In addition, the American Center for Law and Justice sent a letter Monday to Defense Secretary Ashton Carter demanding Sgt. Martland’s exoneration and reinstatement.

“Mr. Secretary, now that what is happening to SFC Martland has become public, you have both the authority and the responsibility to right wrong inflicted on [him]. He acted with honor and integrity. Mr. Secretary, we now call on you to act honorably and with integrity to correct this grave injustice,” the legal advocacy group said in the letter, signed by American Center for Law and Justice officials Jay Alan Sekulow and Robert W. Ash.

An online petition to the group from the Obama administration, which says “exonerate Sergeant Martland for defending a child from rape,” has collected more than 135,000 signatures.

Sgt. Martland’s raters sang his praises in a Non-Commissioned Officer Evaluation Report after the altercation.

“Leads soldiers from the front,” it says. “Soldier possesses unlimited potential; he will succeed in any duty position and at any task.”

The raters said that now-retired Army Gen. David H. Petraeus, then the top officer, singled out the sergeant for praise for how he trained Afghan police.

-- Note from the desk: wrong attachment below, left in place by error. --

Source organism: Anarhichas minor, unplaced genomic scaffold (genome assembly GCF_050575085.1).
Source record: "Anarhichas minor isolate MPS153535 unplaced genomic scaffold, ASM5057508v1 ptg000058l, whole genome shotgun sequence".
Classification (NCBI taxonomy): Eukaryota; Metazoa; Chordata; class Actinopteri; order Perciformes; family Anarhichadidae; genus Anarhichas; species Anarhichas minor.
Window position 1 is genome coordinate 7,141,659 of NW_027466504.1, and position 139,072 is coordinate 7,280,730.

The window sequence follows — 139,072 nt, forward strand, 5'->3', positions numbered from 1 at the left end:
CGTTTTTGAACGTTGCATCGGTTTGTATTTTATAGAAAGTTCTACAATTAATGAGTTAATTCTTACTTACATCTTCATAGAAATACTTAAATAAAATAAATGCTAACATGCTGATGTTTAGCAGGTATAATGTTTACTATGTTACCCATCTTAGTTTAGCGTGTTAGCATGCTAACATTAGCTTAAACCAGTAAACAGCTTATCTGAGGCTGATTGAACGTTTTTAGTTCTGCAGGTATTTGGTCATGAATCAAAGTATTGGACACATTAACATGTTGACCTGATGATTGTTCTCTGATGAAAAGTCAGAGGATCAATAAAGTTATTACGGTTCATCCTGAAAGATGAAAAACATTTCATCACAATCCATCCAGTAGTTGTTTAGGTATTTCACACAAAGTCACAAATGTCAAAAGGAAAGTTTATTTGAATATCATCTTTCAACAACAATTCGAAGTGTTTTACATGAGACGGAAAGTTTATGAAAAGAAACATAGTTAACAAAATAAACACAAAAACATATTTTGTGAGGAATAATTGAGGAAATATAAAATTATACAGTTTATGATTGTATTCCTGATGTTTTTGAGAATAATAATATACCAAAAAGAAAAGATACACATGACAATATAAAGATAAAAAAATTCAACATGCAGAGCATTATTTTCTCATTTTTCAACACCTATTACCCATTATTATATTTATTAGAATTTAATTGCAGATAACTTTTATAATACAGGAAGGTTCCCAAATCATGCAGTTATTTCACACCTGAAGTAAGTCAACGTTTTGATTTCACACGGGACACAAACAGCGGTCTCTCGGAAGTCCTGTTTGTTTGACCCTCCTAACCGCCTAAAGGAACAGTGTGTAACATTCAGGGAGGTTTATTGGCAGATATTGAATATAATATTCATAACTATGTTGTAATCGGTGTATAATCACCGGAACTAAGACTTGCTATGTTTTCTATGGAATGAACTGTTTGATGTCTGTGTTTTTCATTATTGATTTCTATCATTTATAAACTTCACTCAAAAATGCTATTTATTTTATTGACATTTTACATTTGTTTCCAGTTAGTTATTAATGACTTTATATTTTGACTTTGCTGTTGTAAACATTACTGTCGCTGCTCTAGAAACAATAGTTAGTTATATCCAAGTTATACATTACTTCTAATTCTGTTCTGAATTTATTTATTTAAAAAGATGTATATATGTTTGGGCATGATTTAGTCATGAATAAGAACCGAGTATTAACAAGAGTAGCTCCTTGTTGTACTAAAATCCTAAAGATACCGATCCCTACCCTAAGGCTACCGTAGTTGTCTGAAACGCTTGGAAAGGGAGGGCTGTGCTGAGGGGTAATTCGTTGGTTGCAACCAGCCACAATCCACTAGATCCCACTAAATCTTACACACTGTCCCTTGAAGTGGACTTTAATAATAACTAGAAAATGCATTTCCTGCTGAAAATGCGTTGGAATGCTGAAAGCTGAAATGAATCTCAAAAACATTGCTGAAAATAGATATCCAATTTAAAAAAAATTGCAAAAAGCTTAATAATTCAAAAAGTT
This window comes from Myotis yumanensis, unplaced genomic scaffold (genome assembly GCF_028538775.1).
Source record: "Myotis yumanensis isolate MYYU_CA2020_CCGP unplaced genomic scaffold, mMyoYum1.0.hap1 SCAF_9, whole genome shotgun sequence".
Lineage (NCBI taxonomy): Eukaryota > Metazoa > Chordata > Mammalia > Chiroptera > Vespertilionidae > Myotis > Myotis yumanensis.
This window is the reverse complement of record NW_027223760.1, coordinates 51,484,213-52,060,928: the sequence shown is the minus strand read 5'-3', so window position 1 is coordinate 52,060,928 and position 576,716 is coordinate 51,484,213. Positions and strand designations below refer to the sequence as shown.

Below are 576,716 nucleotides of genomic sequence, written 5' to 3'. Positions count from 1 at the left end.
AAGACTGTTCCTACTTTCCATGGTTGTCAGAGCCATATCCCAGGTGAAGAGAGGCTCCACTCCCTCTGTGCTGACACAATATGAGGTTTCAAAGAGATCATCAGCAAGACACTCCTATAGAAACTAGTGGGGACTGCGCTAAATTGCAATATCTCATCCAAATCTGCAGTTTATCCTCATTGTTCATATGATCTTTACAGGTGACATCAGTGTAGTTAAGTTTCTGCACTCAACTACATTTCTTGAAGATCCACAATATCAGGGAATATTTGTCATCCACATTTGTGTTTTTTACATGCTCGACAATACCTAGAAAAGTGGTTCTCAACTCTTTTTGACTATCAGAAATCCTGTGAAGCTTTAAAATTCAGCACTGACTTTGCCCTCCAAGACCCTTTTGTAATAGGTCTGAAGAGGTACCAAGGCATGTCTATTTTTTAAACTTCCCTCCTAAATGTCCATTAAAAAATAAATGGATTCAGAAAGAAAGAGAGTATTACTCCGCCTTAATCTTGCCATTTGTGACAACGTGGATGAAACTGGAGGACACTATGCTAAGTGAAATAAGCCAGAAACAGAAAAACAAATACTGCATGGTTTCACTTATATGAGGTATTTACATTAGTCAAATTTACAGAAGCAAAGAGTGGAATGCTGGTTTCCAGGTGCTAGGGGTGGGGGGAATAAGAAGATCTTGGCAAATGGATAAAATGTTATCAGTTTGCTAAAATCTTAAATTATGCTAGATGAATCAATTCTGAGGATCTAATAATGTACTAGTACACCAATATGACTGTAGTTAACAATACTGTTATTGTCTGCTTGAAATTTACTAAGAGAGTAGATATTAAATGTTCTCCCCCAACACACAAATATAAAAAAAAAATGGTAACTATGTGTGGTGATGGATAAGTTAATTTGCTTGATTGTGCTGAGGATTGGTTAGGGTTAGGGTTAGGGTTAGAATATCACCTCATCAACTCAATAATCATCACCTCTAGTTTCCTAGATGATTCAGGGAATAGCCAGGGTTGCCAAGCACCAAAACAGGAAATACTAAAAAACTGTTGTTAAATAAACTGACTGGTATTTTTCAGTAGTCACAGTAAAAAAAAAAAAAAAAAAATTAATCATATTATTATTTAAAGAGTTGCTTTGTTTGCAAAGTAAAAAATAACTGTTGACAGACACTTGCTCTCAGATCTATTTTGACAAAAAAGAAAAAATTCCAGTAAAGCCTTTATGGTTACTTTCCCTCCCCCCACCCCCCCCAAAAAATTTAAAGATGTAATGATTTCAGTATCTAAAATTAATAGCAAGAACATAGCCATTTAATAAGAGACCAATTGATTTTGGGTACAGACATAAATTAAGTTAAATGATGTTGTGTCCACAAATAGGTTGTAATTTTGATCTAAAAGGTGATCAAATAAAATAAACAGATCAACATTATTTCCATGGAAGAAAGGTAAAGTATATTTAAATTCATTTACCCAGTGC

But there were two lines that ultimately led to his slated discharge.

“Demonstrated poor judgment, resulting in a physical altercation with a corrupt ALP member,” it said. “Judgment and situational awareness was lacking during an isolated instance.”

In a January memo to higher-ups asking that the QMP procedure not snare him, Sgt. Martland tried to overcome the evaluation.

“This action was in response to the [Afghan Local Police] commander kidnapping and brutally raping a young local boy and beating the boy’s mother after she came to our camp to plea for help,” he said in a memo provided by Mr. Kasper.

Sgt. Martland said two other police commanders received no punishment from the government — one for raping a 15-year-old girl, the other for an “honor” killing of another commander’s 12-year-old daughter for kissing a boy.

Mr. Kasper said House Armed Services Committee Chairman Mac Thornberry, Texas Republican, spoke with Army Secretary John McHugh. Afterward, Mr. McHugh extended Sgt. Martland’s service time for 60 days during the appeal.